Harry Enten | June 3, 2010
Topics: House Effects , Rasmussen
I am going to state the obvious: Rasmussen has had more favorable horse race numbers for Republicans this cycle than other pollsters. Why? It could have to do with its likely voter screen, interactive voice response technology, or perhaps, as some have suggested, a more sinister motive to "shape the debate". But something funny has happened in the past four days, Rasmussen's numbers have come back in line in three states.
Indeed, Rasmussen has released polling data that seems to show a Democratic uprising in Rasmussen's polling. In the state of Kentucky, Jack Conway has, in less than two weeks, cut Rand Paul's post-primary lead from 25 (on the prior Rasmussen poll) to 9. In Connecticut, Dick Blumenthal has seen his lead over Linda McMahon grow from 3 to 23 on Rasmussen polling in less than two weeks. Finally, in Missouri, Roy Blunt's 5+ point lead seen in every Rasmussen poll since February has dropped to a statistically insignificant point.
In the case of the first two contests, the shifts are exaggerated because the previous poll done by Rasmussen was fielded in one night less than 24 hours after two very important events: the first New York Times story on Blumenthal's war record on May 17 and Rand Paul winning the Kentucky primary on May 18. However, a Greenberg Quinlan Rosner poll showed a 15% Blumenthal lead over almost the identical field period as Rasmussen's 3 point Blumenthal advantage poll. While Rasmussen polls in Connecticut and Kentucky taken before these outliers were not as "out there", there was still a Republican house effect in these states and Missouri .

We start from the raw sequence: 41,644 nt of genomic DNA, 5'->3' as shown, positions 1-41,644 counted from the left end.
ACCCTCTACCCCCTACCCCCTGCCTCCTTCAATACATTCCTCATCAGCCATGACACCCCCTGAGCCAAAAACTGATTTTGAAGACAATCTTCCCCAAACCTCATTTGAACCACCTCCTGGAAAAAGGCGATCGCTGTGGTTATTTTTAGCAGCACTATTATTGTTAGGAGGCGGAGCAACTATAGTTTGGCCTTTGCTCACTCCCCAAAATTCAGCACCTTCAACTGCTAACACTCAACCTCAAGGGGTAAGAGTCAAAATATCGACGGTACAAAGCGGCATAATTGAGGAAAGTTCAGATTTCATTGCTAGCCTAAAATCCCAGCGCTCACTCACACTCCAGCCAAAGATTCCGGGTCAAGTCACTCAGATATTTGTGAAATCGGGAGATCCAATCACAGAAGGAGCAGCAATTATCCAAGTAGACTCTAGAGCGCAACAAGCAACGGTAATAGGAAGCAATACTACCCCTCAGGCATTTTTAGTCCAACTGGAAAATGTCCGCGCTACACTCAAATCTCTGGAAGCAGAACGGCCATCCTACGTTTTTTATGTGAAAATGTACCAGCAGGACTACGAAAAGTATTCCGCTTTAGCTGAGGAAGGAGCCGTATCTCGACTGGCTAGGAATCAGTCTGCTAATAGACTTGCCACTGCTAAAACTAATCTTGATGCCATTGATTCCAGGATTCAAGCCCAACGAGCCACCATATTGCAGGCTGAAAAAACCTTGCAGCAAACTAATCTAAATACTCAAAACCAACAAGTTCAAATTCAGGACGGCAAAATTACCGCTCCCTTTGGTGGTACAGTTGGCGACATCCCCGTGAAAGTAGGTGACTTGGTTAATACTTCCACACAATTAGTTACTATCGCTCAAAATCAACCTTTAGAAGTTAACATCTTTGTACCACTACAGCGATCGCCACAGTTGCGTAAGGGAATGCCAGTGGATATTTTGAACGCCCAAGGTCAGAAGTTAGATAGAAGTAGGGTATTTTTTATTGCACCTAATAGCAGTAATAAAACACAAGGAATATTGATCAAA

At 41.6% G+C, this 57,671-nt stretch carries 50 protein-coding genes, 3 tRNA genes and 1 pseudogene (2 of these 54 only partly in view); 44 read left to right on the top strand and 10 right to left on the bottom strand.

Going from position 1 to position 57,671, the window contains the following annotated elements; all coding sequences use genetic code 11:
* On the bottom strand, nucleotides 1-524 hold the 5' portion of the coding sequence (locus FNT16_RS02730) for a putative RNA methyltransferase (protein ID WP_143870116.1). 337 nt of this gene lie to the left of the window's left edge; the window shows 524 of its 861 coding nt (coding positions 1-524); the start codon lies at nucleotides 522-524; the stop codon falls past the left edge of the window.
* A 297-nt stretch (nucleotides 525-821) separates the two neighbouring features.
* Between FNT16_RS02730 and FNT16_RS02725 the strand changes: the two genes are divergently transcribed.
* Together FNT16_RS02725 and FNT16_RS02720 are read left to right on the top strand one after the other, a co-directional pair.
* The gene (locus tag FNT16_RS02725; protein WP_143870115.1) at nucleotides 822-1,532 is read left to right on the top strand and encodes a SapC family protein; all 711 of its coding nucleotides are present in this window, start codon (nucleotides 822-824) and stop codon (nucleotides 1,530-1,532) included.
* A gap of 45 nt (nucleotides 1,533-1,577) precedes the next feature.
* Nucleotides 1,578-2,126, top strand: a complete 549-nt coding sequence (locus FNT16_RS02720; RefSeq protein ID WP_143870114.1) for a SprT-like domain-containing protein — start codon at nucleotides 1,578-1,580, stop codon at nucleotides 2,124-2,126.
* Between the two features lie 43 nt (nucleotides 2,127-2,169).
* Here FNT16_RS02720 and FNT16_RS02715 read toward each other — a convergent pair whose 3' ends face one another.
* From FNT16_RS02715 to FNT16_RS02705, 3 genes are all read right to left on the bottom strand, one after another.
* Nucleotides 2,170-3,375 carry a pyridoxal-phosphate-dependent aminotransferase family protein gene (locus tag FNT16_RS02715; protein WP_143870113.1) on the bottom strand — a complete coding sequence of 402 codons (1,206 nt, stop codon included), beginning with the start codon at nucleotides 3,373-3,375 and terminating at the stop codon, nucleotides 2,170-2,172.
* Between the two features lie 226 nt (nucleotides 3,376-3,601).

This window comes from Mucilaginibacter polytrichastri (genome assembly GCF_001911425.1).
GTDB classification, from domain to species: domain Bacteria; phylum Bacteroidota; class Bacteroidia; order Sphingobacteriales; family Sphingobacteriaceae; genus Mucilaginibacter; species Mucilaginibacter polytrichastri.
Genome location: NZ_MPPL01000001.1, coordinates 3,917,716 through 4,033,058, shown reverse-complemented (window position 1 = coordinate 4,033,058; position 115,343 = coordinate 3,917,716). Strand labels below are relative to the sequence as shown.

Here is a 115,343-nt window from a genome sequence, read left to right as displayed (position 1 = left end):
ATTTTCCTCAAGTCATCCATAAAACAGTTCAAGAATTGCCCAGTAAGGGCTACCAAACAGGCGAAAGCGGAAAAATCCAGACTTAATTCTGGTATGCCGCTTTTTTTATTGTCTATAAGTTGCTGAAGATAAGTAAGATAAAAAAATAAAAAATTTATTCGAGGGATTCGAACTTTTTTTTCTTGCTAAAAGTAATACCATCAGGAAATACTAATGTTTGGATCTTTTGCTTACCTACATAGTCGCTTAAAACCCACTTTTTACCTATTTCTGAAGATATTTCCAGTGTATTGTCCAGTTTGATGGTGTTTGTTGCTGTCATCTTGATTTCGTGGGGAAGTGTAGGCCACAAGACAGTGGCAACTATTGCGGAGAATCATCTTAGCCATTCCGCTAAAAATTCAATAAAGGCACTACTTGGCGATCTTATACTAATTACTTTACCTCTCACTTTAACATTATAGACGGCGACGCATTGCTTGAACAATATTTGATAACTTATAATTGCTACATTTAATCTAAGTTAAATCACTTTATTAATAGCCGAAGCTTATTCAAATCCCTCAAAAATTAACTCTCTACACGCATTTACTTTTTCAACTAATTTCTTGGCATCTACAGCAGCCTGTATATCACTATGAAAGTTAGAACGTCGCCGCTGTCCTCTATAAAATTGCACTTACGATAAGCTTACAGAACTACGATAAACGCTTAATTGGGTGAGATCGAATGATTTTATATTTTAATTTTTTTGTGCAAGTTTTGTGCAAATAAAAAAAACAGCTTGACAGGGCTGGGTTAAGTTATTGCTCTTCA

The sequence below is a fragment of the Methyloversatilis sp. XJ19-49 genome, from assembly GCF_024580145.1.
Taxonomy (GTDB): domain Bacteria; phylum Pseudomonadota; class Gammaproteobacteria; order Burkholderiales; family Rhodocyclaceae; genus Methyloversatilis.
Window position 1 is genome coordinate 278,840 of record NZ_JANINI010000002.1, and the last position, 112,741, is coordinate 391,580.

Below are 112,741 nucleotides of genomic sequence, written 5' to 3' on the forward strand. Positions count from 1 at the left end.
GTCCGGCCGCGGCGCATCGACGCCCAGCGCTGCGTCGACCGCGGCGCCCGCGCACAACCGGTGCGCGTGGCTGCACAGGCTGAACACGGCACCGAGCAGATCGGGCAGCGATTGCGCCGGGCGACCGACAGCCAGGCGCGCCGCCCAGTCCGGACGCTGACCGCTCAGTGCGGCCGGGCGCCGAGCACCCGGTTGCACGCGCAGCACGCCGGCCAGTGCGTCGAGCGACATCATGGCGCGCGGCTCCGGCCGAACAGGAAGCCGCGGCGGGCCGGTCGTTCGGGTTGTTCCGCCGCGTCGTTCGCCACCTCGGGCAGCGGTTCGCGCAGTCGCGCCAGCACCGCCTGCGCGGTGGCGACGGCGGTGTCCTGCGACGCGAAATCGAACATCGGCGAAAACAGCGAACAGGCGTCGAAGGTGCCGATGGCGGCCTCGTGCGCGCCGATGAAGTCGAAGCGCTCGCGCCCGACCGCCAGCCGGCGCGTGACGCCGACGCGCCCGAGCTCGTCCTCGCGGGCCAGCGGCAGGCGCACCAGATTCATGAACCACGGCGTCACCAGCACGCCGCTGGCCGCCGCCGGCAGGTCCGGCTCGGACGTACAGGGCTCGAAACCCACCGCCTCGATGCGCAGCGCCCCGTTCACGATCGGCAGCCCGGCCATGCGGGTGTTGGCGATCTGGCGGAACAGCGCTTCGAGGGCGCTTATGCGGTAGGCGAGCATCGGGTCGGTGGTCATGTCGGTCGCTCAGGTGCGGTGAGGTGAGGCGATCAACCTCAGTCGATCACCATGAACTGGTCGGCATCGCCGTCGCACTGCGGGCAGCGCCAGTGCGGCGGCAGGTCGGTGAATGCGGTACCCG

Interestingly, these more friendly Democratic numbers remind me of something that happened during the 2008 election. My friend David Shor, who I am currently working on projects with, documented that Rasmussen had a "summer" reversal of its Republican house effect in 2008. Looking at all polling from presidential, senatorial, gubernatorial, and house races, David found "Rasmussen polls have a statistically significant Pro-Republican house-effect that appears during primary season in the beginning of the year, disappears during the summer, and then very rapidly appears right before the Republican National Convention". His chart catalogs this well, as seen by the higher p-value in the summer months (150 to 70 days). For the less mathematically inclined, the p-value indicates the probability that a difference occurred by chance alone. So p values closer to 0 indicate a very high likelihood that the difference between Rasmussen and other pollsters was real, while a p-value closer to 1 means that any differences are most likely to to random chance.
It is too early to know whether we will see a similar shift in other Rasmussen polling. These are only three polls in three contests and for all I know the next round of polls will show other pollsters moving towards Rasmussen.
What I will say is that it does look familiar.